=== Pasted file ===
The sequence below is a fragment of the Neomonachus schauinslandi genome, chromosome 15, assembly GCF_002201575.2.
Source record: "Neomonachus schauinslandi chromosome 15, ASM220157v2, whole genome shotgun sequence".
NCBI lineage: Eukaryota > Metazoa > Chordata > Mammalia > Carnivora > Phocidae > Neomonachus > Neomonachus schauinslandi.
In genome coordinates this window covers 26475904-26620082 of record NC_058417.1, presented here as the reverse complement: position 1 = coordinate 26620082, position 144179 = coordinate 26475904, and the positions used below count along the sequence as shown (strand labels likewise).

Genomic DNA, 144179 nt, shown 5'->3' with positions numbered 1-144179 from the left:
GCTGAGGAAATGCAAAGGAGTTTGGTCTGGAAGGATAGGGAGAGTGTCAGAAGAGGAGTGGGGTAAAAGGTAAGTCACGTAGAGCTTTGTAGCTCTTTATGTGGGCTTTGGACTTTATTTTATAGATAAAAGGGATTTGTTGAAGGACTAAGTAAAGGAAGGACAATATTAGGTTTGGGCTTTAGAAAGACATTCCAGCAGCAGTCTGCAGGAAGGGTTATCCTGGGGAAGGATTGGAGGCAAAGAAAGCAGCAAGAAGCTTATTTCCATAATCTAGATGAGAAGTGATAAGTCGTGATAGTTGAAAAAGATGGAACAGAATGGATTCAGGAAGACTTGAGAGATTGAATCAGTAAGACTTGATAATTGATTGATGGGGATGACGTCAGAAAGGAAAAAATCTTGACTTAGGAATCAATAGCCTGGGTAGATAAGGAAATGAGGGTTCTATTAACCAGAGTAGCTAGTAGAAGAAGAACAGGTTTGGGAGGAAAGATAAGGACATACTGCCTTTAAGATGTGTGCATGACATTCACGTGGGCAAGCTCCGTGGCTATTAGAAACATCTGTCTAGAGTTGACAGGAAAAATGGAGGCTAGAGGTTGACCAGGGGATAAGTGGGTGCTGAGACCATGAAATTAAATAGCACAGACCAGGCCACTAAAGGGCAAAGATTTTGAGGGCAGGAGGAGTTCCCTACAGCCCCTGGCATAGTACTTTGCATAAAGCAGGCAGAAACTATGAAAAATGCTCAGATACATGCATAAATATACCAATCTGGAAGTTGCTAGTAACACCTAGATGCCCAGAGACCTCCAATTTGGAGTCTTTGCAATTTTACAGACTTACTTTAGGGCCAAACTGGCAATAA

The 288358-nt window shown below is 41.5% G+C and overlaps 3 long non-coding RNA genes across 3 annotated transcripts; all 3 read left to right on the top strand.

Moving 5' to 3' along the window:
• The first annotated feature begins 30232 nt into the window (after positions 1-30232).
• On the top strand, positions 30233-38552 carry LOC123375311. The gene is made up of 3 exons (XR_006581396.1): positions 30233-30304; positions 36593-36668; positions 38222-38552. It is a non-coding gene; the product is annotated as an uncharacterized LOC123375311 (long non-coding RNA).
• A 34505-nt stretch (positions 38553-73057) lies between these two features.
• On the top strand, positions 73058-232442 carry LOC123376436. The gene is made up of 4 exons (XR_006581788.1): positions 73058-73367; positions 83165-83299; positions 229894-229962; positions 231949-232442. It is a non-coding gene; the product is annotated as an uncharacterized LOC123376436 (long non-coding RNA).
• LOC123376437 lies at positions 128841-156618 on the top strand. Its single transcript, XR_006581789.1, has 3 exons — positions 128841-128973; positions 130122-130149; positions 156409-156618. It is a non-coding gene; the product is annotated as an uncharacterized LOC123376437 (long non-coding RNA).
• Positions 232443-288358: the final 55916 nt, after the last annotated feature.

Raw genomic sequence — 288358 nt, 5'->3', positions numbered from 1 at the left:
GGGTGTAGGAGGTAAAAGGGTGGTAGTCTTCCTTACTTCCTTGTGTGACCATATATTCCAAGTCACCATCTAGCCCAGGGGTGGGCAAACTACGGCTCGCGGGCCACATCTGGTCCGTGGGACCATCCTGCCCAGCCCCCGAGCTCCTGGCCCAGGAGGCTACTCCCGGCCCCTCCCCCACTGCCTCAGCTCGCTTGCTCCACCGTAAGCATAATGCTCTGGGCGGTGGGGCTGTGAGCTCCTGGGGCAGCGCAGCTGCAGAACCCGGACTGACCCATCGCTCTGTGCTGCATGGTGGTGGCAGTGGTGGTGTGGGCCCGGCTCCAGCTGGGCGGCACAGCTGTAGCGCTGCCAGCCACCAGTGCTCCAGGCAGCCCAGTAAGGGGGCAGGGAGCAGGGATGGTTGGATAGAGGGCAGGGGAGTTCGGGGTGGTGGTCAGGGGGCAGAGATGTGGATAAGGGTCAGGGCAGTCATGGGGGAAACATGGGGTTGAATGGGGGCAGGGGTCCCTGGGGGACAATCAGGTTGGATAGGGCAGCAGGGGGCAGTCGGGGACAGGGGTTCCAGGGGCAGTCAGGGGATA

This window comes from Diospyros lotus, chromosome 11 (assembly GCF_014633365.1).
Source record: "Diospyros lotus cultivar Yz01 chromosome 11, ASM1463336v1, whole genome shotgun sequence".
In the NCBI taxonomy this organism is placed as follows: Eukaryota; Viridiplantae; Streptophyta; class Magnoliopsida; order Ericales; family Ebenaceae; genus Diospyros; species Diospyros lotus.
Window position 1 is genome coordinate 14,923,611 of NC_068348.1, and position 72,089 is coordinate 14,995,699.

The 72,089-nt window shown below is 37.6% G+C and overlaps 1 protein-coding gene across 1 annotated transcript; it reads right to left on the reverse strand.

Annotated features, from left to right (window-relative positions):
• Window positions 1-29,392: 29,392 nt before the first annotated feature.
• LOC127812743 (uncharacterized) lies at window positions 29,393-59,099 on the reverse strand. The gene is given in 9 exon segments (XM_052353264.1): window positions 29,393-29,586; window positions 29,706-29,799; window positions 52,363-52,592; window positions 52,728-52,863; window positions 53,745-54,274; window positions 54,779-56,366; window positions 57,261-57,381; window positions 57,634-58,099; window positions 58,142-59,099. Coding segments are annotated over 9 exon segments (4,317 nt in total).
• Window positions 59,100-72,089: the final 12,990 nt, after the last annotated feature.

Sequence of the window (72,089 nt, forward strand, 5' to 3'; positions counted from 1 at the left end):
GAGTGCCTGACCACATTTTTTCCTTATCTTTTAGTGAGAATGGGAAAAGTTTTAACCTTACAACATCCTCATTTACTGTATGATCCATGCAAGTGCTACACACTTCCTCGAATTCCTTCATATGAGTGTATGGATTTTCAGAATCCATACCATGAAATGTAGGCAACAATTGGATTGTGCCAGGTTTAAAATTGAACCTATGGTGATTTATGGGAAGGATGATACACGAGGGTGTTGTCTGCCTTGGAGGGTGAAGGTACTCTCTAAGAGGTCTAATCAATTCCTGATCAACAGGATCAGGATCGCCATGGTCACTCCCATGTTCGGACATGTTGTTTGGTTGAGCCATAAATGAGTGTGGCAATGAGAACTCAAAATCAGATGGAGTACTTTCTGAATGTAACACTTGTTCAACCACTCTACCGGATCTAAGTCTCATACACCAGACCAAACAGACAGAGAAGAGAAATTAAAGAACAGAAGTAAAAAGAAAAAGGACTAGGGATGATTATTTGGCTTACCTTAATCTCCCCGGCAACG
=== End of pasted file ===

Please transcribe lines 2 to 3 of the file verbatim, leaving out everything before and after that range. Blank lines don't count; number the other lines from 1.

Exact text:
Source record: "Neomonachus schauinslandi chromosome 15, ASM220157v2, whole genome shotgun sequence".
NCBI lineage: Eukaryota > Metazoa > Chordata > Mammalia > Carnivora > Phocidae > Neomonachus > Neomonachus schauinslandi.